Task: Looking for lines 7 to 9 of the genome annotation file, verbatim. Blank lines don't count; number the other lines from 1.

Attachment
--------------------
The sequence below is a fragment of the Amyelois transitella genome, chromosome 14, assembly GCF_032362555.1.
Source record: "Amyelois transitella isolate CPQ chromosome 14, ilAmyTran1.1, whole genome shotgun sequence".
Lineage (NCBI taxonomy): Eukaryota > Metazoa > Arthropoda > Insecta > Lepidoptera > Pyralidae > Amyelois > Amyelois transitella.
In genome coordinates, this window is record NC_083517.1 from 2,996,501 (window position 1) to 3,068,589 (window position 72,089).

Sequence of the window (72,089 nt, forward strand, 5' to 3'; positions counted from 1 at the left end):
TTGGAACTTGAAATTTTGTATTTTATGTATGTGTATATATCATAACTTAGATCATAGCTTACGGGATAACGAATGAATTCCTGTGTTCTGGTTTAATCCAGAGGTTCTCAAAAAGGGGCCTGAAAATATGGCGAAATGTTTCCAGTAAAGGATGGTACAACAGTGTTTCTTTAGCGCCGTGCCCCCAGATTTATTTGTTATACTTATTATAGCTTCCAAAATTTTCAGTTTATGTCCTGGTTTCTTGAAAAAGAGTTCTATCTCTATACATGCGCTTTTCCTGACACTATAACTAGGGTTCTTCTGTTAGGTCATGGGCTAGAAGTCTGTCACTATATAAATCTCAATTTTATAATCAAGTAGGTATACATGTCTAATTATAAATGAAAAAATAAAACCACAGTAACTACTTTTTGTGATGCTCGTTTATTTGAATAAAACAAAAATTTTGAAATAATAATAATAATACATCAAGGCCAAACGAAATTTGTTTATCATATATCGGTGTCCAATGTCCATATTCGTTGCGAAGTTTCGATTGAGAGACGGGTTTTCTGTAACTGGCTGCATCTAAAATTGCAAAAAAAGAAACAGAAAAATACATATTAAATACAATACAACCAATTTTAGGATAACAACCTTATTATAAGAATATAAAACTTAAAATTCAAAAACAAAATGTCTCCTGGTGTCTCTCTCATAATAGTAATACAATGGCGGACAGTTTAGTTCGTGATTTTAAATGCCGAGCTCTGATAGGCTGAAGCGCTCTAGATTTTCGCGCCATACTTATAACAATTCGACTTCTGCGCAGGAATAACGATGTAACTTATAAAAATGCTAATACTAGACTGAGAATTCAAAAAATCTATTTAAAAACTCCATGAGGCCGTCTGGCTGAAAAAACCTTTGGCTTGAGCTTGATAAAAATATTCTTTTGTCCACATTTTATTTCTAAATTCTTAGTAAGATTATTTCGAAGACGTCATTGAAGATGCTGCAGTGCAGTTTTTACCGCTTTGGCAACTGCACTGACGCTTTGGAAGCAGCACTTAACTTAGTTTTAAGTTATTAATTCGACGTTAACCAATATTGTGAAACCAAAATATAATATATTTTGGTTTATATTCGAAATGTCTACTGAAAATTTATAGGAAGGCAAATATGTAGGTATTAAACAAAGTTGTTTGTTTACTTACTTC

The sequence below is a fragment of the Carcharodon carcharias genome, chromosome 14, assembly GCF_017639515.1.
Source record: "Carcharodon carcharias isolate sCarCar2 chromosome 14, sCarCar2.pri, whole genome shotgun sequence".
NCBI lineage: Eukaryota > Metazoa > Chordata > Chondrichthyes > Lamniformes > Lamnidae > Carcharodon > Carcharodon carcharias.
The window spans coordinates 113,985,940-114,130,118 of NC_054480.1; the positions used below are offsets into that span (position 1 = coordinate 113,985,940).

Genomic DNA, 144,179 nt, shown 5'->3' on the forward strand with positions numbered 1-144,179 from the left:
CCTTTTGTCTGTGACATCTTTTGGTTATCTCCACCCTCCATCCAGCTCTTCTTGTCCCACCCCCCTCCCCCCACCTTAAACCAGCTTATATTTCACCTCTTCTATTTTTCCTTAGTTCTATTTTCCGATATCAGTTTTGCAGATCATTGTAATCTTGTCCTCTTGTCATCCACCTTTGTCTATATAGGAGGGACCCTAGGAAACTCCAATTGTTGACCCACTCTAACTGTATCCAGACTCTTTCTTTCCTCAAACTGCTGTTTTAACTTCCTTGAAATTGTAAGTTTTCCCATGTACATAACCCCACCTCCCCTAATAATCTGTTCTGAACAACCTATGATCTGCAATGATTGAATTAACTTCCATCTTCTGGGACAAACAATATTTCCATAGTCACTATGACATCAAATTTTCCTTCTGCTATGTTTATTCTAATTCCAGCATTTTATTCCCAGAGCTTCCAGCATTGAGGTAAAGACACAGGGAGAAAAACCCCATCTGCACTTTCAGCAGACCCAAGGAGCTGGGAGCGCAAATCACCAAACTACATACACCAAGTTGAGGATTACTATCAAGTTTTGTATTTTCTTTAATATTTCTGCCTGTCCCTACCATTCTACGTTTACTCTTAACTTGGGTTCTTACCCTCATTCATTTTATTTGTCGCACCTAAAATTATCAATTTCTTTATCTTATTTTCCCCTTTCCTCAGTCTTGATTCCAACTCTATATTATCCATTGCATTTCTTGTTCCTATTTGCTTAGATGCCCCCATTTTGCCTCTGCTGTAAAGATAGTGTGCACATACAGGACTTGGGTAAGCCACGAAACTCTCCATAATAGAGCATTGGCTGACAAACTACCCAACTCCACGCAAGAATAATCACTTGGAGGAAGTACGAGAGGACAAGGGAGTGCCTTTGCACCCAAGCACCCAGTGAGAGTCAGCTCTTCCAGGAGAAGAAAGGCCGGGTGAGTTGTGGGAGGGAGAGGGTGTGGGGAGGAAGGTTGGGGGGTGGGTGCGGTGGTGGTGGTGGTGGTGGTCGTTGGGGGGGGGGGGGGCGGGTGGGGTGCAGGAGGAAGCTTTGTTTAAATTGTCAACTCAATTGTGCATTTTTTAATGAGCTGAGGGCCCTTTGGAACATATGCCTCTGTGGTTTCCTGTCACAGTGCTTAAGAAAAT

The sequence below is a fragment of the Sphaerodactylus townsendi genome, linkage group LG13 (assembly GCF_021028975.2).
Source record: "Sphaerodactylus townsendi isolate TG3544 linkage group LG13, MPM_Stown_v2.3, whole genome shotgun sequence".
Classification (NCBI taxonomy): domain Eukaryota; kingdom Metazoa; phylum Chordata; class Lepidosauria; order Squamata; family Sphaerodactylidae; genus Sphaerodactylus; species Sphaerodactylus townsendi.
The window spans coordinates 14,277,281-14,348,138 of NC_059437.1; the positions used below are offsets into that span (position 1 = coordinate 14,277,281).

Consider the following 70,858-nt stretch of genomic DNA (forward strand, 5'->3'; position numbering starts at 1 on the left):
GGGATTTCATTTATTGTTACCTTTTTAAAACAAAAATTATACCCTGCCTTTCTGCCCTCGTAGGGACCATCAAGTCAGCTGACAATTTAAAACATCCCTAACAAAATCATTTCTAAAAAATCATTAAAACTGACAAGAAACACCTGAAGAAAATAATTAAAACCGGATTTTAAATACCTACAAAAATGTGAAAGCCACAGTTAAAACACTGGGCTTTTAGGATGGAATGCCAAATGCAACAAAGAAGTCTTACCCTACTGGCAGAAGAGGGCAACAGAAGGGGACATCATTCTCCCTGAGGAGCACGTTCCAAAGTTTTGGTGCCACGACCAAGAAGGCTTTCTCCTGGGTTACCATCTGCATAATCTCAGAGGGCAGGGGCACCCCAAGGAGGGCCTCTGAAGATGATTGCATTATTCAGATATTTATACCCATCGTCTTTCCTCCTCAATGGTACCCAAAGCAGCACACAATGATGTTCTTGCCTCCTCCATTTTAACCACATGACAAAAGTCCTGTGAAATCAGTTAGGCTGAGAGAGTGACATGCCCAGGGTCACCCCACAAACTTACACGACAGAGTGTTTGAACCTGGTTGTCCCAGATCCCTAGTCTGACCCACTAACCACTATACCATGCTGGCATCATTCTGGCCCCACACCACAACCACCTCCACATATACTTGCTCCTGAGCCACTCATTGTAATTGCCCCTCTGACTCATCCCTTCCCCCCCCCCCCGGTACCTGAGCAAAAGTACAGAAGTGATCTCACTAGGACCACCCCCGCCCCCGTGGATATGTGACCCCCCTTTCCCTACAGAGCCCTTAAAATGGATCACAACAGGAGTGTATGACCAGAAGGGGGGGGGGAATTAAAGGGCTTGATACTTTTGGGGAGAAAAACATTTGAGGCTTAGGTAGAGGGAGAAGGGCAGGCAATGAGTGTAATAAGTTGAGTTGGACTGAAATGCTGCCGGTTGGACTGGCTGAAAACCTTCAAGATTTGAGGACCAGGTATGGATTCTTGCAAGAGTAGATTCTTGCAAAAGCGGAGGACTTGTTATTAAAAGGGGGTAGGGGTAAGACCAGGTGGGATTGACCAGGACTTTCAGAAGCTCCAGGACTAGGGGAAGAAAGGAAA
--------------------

The sequence below is a fragment of the Carcharodon carcharias genome, chromosome 14, assembly GCF_017639515.1.
Source record: "Carcharodon carcharias isolate sCarCar2 chromosome 14, sCarCar2.pri, whole genome shotgun sequence".
NCBI lineage: Eukaryota > Metazoa > Chordata > Chondrichthyes > Lamniformes > Lamnidae > Carcharodon > Carcharodon carcharias.